Glass is a misfire, and it’s the kind of depressing misfire that hurts even more given what it could have been.
She is found all by herself, frozen to death, far from the road, in an "international area" on the French-Swiss border, where neither country has police jurisdiction. Suspicious, wouldn't you think? That's what strikes David Rousseau, a best-selling writer of murder novels, who needs a plot for his new book. Finding himself in the snowbound hamlet of Mouthe, he settles in and begins to poke around.
Her name is Martine Langevin. She had become known as Candice Lecoeur. She was barely 20. A photographer spotted her pumping gas at the local station, shot her for a pinup calendar and launched her into a life of (limited) local fame. With her hair dyed blond and her lips bright red, she looks from some angles like Marilyn Monroe, and the photographers find those angles. Soon her portrait graces packages of the local cheese, and she's doing the weather on regional television.
"Nobody Else But You" introduces her from beyond the grave. She narrates her own story, as written down in the diaries the novelist discovers. Sometimes this gets tricky, as when she seems to have continued writing the diary after her death. Rousseau (Jean-Paul Rouve), the novelist, becomes convinced that "Candice Lecoeur" (Sophie Quinton) was murdered. The local police chief dismisses the possibility, but his assistant, Bruno Leloup (Guillaume Gouix), becomes obsessed with a theory that she resembles Marilyn both in life and death. The two men find eerie parallels.
The film by Gerald Hustache-Mathieu tries to be two things at once. (1) It's a police procedural, with clues, evidence, sinister connections and death attempts against Rousseau. (2) It's a sympathetic portrait of Martine/Candice, who grows increasingly uncomfortable with being objectified as a sex object. She's young, she doesn't know how to handle the attention, and the real Martine begins to refer to Candice as "her."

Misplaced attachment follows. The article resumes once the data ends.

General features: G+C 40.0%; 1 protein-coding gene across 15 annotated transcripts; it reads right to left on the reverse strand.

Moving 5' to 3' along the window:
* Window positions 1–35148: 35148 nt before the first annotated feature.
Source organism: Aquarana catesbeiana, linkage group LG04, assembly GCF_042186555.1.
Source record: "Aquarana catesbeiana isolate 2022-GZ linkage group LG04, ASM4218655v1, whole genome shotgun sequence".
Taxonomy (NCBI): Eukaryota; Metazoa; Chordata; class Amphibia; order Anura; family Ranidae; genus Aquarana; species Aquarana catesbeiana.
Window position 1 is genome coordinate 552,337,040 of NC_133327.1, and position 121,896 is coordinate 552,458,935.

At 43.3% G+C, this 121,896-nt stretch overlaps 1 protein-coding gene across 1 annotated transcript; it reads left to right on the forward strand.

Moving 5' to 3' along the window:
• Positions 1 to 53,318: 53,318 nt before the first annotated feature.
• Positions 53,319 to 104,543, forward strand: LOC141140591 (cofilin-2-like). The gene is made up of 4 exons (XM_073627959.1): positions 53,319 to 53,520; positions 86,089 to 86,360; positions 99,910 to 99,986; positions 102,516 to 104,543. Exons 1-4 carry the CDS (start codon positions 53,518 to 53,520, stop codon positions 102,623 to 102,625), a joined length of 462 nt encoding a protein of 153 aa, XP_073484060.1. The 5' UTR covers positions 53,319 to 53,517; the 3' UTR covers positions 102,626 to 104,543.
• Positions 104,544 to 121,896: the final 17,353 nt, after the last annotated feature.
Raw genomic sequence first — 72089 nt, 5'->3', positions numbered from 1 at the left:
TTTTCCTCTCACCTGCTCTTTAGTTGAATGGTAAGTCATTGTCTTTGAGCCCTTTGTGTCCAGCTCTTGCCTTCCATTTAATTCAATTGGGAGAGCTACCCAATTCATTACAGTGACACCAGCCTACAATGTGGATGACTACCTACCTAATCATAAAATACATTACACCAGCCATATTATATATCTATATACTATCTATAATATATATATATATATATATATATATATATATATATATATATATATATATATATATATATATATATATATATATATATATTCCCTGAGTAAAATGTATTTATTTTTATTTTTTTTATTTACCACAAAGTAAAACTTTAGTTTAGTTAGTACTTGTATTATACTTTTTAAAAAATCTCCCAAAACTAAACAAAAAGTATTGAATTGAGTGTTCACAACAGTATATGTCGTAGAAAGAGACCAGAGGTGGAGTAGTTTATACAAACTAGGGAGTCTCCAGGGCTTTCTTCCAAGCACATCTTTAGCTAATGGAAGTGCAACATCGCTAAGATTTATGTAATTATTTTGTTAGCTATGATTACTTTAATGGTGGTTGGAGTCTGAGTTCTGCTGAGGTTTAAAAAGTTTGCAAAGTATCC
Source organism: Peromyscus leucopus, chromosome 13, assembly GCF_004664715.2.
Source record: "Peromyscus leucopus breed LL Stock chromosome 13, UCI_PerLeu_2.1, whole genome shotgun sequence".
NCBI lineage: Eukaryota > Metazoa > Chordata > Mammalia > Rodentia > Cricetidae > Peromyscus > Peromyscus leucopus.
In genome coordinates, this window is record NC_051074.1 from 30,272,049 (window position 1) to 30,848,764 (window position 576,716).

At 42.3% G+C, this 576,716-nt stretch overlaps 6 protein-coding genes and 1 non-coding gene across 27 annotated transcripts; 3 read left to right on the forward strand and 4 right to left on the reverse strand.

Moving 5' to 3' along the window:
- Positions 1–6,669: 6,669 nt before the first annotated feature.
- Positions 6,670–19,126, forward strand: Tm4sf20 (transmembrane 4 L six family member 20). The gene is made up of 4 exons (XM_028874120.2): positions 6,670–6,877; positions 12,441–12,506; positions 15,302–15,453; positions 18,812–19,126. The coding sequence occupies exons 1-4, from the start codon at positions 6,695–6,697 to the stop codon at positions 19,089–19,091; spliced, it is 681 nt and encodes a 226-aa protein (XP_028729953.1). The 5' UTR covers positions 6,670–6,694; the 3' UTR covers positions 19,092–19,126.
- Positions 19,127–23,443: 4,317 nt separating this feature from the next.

The device of the diary and the narration settles in as an effective way of telling the story, giving her the personality she seemed to lack as a provincial Marilyn. It begins to seem that Bruno may be up to something, especially after we learn of the victim's romances with a sports star, a writer and the provincial president whose initials are not quite JFK. There's no denying the uncanny way she mirrors Monroe in a scene where she sings "Happy Birthday, Mister President," although when her dress "slips" and the president's wife walks out, she has sealed her own fate.
Jean-Paul Rouve, as Rousseau, is not a demonstrative man. Reserved, inward, he plugs away at his investigation with such determination that the locals begin to refer to him as "James Ellroy." They're well-read up there in the mountains. The movie does an effective job of establishing the claustrophobic town of Mouthe, known as the coldest place in France, and as the investigation continues, it appears it may also have France's coldest people.
This one doesn't go on the list of great recent European thrillers, but it's engrossing, and in the character of Martine/Candice, it touches real poignancy. Reading her diaries, Rousseau tells Bruno, "She's a better writer than me."
Note: The original French title was "Poupoupidou." Get it?
Scout Tafoya's video essay series on maligned masterpieces continues with a celebration of Shane Black's The Predator.
A look back through Christian Bale's filmography, highlighting five roles that define his career.
An excerpt from the new book The Sopranos Sessions, about HBO's legendary TV series.